The University of Ottawa also attracts me because it’s rare for a university to have four great axes of research, and it indicates that a fundamental intellectual exercise has been done. Of course, we won’t recognize those four axes in 10 years. They will evolve, they have to evolve, but we are collectively embarked on that adventure. We need to look ahead to the ideas of 2050 or 2060, which will then make it much easier to answer concretely for 2030.
On internationalization, we have some reflection to do. We’re not doing this just to get more foreign students. We’re doing it because the world has changed, and we will not do a proper job if we don’t take stock of the importance of internationalization. The mindset has to apply to all disciplines and all faculties.
What are you most looking forward to?
July 4th, my first day at work. And to meeting the community, to listen, to understand. Universities are all the same in some respects and all very different in other respects, and it’s the differences I want to understand. How do people see themselves in the community? If there are tensions, what are those? And what are the strengths? I want people to speak their mind – and also to explain what they are doing, because I know so little about so many things.
What do you think your biggest challenges are going to be?
Everything to do with finance will be fairly steep, among other things because of the change in the province’s university funding formula. Budgetary choices are always a challenge, to make sure that academic and scientific considerations are at the heart of every decision. And I’ll have to find a provost and a vice-president, research, and a dean of medicine. The very positive aspect is that we’ll be able to gradually build a team with people who share the same vision and are willing to write the next chapter, because that’s what it’s all about.
Tell us about your family.
I have two grown children – my son works in Lausanne and my daughter in Montreal. They both chose law, and I swear that I didn’t influence them in any way! My wife teaches criminal law at the University of Montreal, where she was vice-president of human resources and planning until recently.
Do you have a passion?
In winter, I love downhill skiing. In summer, I do a lot of cycling, so coming to Ottawa is very exciting. If I can leave the office around 6 o’clock, I’ll ride for a couple of hours before going home. And I love music, especially opera. La Traviata is a favourite – very romantic. Nowadays I also listen to a lot of Wagner, but I’m eclectic. On the road, it’s rock ‘n’ roll and blues and jazz.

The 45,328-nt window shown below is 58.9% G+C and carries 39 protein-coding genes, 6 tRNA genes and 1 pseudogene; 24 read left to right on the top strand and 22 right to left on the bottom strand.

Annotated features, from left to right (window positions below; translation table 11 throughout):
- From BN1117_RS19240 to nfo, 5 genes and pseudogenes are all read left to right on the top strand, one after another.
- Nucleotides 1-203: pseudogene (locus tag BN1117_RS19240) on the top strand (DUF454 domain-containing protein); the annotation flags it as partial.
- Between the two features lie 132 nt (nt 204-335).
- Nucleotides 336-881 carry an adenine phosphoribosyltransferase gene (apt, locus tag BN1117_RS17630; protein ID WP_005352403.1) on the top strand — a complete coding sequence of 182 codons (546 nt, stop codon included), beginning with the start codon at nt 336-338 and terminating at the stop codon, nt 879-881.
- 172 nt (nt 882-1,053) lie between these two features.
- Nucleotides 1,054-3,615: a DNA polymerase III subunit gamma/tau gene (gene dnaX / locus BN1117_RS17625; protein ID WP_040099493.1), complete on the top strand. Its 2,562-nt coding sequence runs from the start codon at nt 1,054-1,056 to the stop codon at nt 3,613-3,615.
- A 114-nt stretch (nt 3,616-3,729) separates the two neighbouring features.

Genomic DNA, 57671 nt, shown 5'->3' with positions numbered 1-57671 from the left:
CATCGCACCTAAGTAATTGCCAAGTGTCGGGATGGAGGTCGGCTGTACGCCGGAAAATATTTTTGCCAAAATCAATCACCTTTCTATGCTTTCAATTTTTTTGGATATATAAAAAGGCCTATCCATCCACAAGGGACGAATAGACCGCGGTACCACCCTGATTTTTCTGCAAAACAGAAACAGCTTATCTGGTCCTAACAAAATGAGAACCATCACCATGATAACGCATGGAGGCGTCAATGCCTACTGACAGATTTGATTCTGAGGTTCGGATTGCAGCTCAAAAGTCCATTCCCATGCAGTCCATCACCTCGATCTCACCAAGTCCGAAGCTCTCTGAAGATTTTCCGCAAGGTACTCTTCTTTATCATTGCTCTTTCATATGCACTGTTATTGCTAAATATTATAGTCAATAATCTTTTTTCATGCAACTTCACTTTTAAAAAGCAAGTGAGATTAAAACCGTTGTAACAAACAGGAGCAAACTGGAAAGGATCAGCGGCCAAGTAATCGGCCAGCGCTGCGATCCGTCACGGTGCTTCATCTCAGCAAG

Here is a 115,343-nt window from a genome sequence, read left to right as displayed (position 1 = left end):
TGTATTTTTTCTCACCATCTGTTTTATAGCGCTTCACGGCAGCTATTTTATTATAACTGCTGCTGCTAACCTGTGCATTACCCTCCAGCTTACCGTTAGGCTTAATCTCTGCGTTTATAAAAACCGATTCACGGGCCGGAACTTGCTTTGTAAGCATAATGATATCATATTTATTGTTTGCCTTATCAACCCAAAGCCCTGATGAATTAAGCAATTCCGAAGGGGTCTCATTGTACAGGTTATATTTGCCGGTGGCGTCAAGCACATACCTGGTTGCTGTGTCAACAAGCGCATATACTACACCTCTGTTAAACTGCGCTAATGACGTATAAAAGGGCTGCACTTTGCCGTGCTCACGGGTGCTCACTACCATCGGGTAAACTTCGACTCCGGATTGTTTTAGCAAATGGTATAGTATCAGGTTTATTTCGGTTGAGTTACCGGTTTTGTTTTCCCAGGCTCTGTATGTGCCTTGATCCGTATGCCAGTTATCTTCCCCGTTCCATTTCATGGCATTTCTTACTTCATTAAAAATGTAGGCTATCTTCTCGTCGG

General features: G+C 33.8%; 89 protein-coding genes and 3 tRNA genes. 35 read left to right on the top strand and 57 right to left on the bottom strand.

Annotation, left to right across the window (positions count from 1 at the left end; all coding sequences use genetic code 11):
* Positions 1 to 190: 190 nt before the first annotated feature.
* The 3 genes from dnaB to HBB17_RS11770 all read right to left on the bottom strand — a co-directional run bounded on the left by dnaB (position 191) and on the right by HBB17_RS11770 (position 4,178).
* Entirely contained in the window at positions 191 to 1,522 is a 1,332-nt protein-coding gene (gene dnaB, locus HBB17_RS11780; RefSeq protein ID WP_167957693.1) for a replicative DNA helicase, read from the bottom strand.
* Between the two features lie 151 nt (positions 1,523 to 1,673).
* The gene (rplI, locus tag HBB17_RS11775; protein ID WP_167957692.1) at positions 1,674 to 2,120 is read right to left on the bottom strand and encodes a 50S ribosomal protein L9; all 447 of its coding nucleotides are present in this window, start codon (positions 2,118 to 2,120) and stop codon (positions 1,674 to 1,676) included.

I read a lot, mostly international affairs, and I love fiction. I’m usually reading two, three or four books at the same time on the Kindle on my iPad. But reading physical books is also a pleasure. When I left the University of Montreal, I gave all my books to the law library, except for two shelves. Those books are too dear to me, and I’ve moved them to Ottawa. They’re mostly about legal theory and the great legal philosophers. I’ve taught them, read and re-read them, and written about them. There’s an emotional link there.
Do you like to travel?
Someone challenged me the other day to say how many countries I’ve been to, and it was 88. For me, travelling is the most extraordinary thing, how we now have the facility to be somewhere else in just a few hours, in a different culture, with different people. As academics, the privilege is that you get to meet so many more people than the hotel staff and a couple of guides – and the relationship is so different, that travelling in a conventional way after that, for me, is not travelling. The experiences I’ve had in some countries were so fabulous, I’ve often said: when I think I’m being paid for what I do – I should pay to do what I do.